Just att uttrycket ‘designas’ används i nyhetstexten är spännande då det signalerar att insatser och organisering av insatser av naturen är föränderliga. De som planerar och leder insatser behöver kontinuerligt stämma av och vid behov justera inriktningen och åtgärderna för att svara upp mot identifierade hjälpbehov. Design är verktyget för att hantera en föränderlig omvärld. Att designa om en insats redan innan ett team har skickats iväg skall alltså ses som mycket positivt. Att begreppet ‘designas om’ användes i texten gläder kanske främst en del akademiker med stort intresse för ledning och samverkansfrågor. Men i grund och botten är användningen av större betydelse än rent akademiskt då det innebär bättre förutsättningar för ett lyckat insatsarbete.

Small scale field-experiment for improved situation reporting

Today, I had the opportunity to study a small yet powerful field experiment at the County Administrative Board of Västra Götaland. The county administrative board has a geographical responsibility for crisis preparedness and crisis response at the regional level. The field experiment took place at the county administrative board’s newly designed situation room facilities.

At the field experiment, the TiB-organization (the duty officers) tested new ways of conducting multi-actor situation reporting conferences. In a series of small scale, yet cleverly designed, sessions, the duty officer invited three different fire & rescue services, the police, the paramedic organization, the national 112-organization, the traffic authority and the Swedish meteorological and hydrological institute to participate in a multi-actor situation conference.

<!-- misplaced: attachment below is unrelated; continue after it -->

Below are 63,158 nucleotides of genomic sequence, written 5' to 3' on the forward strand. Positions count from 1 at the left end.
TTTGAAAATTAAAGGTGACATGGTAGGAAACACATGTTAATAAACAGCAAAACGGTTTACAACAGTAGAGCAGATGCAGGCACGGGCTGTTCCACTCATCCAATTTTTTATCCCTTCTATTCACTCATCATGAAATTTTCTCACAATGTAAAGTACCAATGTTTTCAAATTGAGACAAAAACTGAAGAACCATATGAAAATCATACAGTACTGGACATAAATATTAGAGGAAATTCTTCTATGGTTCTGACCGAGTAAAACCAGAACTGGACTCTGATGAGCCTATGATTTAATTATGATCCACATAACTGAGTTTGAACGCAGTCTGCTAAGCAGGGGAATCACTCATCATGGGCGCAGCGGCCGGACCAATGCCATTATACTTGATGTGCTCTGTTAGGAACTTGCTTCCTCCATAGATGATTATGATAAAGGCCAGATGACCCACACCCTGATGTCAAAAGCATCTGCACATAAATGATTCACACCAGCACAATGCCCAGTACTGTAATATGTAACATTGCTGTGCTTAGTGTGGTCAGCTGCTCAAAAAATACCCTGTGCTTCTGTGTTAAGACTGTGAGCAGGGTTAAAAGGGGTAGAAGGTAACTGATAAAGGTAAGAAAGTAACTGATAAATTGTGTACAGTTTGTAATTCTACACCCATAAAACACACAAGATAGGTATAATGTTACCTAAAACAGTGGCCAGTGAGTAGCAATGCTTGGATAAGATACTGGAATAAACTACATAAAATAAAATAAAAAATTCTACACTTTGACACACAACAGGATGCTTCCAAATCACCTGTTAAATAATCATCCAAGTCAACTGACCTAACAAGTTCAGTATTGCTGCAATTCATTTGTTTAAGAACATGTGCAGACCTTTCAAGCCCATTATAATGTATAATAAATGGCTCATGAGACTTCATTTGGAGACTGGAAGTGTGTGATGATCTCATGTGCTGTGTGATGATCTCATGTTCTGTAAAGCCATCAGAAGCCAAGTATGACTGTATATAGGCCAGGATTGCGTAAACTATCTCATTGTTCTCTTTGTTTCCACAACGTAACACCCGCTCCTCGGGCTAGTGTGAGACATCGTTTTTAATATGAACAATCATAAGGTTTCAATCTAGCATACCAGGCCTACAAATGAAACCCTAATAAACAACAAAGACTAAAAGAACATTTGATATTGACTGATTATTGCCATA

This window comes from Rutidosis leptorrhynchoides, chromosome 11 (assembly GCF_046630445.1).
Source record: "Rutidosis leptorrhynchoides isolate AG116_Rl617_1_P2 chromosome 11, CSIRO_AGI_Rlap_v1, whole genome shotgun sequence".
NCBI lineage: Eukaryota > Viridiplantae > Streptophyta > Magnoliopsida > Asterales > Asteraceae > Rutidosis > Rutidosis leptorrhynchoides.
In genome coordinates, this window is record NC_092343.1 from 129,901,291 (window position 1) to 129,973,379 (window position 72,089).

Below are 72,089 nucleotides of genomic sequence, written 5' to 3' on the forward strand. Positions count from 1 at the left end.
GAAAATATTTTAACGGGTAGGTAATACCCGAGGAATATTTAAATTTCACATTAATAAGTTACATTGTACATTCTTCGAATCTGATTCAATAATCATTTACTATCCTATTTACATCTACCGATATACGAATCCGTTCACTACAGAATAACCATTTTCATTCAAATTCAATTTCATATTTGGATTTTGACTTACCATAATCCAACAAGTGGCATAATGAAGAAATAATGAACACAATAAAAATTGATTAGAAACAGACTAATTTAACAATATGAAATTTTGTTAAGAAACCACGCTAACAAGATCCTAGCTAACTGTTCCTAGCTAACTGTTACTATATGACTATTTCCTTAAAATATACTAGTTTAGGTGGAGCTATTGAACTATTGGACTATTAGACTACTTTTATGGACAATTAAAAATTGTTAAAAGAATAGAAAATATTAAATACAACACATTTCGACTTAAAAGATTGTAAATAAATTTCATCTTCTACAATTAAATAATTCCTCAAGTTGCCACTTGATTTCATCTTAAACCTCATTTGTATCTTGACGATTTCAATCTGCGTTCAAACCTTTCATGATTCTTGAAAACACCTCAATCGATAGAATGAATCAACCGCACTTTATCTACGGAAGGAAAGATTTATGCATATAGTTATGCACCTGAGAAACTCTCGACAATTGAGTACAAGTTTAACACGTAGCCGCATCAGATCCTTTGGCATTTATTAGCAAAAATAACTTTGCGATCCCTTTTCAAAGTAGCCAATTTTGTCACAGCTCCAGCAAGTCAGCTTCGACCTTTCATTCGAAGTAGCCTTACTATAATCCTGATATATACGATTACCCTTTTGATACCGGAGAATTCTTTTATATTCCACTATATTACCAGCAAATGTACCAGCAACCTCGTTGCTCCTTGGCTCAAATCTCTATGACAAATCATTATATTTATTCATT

Until now, such conferences have mainly been done in the form of a multi-actor teleconference, where verbal reports are the mechanism for sharing information. But today, the multi-actor conference was mediated using collaborative tools, opening up for a richer set of mechanisms for information sharing.

The field experiment provided several insights regarding the delicate balance of striving for improved communication capabilities while at the same time keeping a strong attention to avoid the addition of unwanted side-effects. The session today also showed how a cleverly designed field experiment can be accomplished without creating a hyped expectation bubble that most experiments rarely are able to fulfill. The county administrative board presented great skills in running a field experiment that was nicely embedded into the ongoing discussions on how to further improve multi-actor situation reporting.

Many thanks to Marcus Green, Charlotta Källerfeldt, Maria Göransson for arranging the event, and also many thanks to Malin Lintzen, Per Marklund, and Per-olof Hårsmar (SMHI) for the experimental design.

 

Twitcident: Delft University takes the lead in making use of social media for incident response

Delft University is now taking the lead in innovative design when it comes to making use of social media for incident response. A group of researchers with Fabian Abel, Claudia Hauff, Geert-Jan Houben, Richard Stronkman and Ke Tao focusing on Social Semantic Web research have now launched a great innovation called Twitcident, where they harvest social media insights after an incident has happened. Read more about the research at: http://wis.ewi.tudelft.nl/twitcident/

Additional information could also be found at:
Website: http://twitcident.com
Blog: http://blog.twitcident.com (in Dutch)
Twitter: @twitcidentapp

  • Fabian Abel, Claudia Hauff, Geert-Jan Houben, Richard Stronkman, Ke Tao. Semantics + Filtering + Search = Twitcident. Exploring Information in Social Web Streams. In Proceedings of International Conference on Hypertext and Social Media (Hypertext), Milwaukee, USA, 2012 [pdf]

In relation to the above work, I would also like to promote the following papers: